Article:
See Star Trek Actor Find A Mind-Blowing Connection To His Character

By Michileen Martin | Published

star trek spock

You may have heard the saying, “truth is stranger than fiction.” But sometimes it isn’t so shocking to learn that truth is stranger than fiction, but that more often than we realize the two are more similar than we ever imagined. In the Kelvin Timeline Star Trek films, Zachary Quinto plays the Vulcan character Spock and he recently learned just how close fact and fiction can be. Quinto will appear in an upcoming episode of NBC’s Who Do You Think You Are?, and a clip of the episode proves he has a stunning real life connection to his character.

Originally a BBC series and now airing on NBC, Who Do You Think You Are? digs into the ancestries of celebrities to often give them surprising revelations. In the clip below, provided by Trek Movie, Quinto learns his great-grandfather P.J. McArdle was a union leader in the late 19th and early 20th centuries. The Star Trek Spock actor is shown an 1899 issue of the labor newsletter The Amalgamated Journal, in which his great-grandfather wrote a brief one-paragraph message. Quinto is understandably shocked to read the message and learn his ancestor ends it with, “I enclose a list of subscribers from this mill. May it live long and and prosper is the wish of Yours Fraternally, P.J. McArdle.” Just about anyone with even a passing familiarity with Star Trek will recognize the phrase we first hear Spock utter, “Live long and prosper,” in the season 2 premiere of Star Trek: The Original Series, “Amok Time.” You can see Quinto get his mind blown below.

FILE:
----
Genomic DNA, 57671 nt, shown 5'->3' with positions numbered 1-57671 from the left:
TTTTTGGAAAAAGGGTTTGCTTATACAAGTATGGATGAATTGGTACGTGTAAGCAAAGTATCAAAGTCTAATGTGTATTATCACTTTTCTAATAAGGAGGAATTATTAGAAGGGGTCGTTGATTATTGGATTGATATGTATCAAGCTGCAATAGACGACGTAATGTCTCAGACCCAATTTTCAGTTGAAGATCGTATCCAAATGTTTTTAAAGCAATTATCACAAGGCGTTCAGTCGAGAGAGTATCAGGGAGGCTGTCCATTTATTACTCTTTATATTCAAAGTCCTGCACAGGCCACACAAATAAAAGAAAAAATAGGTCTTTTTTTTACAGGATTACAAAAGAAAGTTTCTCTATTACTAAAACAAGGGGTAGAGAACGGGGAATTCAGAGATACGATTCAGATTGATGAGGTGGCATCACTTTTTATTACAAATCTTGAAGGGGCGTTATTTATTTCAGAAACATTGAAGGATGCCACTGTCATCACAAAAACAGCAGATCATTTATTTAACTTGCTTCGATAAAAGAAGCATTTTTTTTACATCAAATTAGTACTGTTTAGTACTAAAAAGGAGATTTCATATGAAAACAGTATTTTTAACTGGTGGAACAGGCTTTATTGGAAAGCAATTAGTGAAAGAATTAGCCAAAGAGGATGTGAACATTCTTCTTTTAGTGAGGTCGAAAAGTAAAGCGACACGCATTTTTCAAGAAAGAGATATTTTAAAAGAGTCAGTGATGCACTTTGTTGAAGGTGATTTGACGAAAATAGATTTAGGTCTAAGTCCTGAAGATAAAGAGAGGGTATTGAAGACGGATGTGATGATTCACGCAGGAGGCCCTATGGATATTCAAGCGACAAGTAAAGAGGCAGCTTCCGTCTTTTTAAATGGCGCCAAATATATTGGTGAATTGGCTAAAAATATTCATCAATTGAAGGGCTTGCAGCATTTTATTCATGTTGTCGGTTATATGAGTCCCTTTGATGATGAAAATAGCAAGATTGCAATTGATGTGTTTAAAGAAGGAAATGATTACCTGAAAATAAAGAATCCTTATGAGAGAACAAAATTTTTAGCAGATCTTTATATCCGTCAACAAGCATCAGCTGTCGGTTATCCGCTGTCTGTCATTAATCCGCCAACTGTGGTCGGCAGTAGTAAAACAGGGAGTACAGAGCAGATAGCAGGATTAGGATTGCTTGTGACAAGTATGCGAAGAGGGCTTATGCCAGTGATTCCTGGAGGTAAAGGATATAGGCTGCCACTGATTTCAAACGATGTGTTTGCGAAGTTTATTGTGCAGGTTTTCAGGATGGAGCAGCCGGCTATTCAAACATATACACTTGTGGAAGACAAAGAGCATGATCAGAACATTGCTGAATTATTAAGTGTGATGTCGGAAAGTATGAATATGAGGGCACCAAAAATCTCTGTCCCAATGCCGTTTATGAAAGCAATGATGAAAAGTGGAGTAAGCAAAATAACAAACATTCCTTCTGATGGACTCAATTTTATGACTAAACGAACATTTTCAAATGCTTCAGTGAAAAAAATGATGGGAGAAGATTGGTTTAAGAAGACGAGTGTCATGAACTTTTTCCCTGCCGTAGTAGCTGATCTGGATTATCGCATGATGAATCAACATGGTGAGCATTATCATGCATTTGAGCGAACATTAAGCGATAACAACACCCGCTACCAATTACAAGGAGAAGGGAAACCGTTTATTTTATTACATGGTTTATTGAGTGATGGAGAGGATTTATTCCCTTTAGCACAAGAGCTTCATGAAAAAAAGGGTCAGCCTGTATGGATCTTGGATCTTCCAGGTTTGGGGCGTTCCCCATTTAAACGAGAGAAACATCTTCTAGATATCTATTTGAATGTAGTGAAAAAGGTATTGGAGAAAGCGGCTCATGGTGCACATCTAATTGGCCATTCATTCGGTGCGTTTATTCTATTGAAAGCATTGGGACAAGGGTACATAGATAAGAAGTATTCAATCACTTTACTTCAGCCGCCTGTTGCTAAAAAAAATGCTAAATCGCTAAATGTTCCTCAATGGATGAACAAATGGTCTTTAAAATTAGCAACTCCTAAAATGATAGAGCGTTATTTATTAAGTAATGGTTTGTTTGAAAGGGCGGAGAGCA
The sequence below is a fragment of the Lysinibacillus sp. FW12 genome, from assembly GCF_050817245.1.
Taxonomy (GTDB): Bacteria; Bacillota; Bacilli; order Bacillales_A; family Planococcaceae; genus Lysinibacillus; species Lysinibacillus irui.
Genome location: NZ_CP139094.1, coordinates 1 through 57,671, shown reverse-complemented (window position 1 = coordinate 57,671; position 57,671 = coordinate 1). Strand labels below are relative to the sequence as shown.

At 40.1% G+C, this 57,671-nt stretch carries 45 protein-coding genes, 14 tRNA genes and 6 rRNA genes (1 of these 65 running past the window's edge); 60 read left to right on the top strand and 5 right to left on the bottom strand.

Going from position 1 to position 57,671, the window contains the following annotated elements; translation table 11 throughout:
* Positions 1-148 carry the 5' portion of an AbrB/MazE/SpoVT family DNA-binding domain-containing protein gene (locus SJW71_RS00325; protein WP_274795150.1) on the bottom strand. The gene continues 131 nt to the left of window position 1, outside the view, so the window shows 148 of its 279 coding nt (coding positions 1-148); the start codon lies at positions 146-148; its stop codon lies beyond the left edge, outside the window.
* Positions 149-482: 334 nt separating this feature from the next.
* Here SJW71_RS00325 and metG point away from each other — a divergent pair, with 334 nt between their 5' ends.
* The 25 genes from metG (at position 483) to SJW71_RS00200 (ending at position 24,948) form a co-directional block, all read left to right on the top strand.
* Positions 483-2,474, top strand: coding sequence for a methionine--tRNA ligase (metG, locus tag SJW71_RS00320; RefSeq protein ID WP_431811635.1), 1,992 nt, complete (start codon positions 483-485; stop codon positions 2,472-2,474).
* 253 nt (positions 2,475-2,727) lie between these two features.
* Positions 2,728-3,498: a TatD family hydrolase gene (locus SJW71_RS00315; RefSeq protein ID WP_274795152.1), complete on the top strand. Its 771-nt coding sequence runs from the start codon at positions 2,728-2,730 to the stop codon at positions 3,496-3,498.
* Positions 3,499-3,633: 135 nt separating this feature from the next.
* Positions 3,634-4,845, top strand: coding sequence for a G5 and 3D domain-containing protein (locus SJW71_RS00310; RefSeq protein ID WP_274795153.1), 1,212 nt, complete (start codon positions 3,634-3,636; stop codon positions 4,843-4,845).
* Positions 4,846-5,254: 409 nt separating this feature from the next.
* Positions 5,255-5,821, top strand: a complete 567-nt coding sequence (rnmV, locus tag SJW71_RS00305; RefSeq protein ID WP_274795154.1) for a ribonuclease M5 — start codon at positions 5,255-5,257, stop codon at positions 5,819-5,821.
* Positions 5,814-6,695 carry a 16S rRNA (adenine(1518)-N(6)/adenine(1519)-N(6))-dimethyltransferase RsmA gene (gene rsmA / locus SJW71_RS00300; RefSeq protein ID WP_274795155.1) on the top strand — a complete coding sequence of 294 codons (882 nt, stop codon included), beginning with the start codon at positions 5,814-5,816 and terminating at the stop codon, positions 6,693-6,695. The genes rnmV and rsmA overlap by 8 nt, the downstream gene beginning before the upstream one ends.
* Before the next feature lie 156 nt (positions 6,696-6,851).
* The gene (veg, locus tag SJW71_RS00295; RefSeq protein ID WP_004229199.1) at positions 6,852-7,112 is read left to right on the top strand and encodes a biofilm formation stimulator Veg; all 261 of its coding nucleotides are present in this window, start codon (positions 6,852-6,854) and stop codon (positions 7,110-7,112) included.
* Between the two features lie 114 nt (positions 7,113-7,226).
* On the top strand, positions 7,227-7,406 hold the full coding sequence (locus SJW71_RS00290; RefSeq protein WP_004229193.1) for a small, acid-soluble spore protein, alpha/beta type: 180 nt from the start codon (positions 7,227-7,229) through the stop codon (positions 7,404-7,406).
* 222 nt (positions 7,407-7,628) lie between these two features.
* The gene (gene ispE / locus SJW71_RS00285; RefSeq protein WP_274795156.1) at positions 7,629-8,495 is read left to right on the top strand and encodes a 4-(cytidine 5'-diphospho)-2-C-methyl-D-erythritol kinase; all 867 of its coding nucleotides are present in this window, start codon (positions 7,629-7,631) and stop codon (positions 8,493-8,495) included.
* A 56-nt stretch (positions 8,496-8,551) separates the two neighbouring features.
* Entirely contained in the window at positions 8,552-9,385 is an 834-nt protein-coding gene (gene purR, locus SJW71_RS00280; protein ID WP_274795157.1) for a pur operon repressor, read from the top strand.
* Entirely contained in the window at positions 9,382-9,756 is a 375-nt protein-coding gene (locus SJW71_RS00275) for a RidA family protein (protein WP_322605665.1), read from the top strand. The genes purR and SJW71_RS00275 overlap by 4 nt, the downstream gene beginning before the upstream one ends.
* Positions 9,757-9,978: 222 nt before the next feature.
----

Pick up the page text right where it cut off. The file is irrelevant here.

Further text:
As the video teaches us, while it certainly is an amazing coincidence that Quinto’s great-grandfather used the phrase the actor’s Star Trek character Spock is famous for, it actually isn’t all that surprising. Stage actor Joseph Jefferson made the phrase “May you live long and prosper” famous in the 19th century, through his performance of Rip Van Winkle. According to a letter published by The Deseret News in 2015, the phrase comes up in a scene when Jefferson’s character is making a toast, and the phrase itself is a variation on the traditional Irish blessing, “Here’s to your health and your families, and may they live long and prosper.”

star trek spock
Leonard Nimoy in Star Trek: The Original Series

Quinto’s appearance on Who Do You Think You Are? does more than give Zachary Quinto some existential questions to ponder, but it shows the rest of us the origins of Star Trek’s Spock in a new, multicultural light. As noted by StarTrek.com, while the phrase Spock uttered may have an Irish origin, other Vulcan traditions heralded by the character come from a different place. The famous V-shaped salute Spock often gives to other Vulcans has its origins in Leonard Nimoy‘s Jewish background. The salute comes from a Jewish blessing performed by priests referred to as the Kohanim. Upon filming the 1967 episode “Amok Time” — the first Star Trek episode ever to show Spock on the planet Vulcan — Nimoy felt it was important that for his interactions with other Vulcan characters, he should have a distinct greeting used only between his people.

If you want to see the whole episode of Who Do You Think You Are? to see if Quinto discovers any more crazy connections between himself and Star Trek’s Spock, it’s scheduled to air on NBC and stream on Peacock on Sunday, August 14.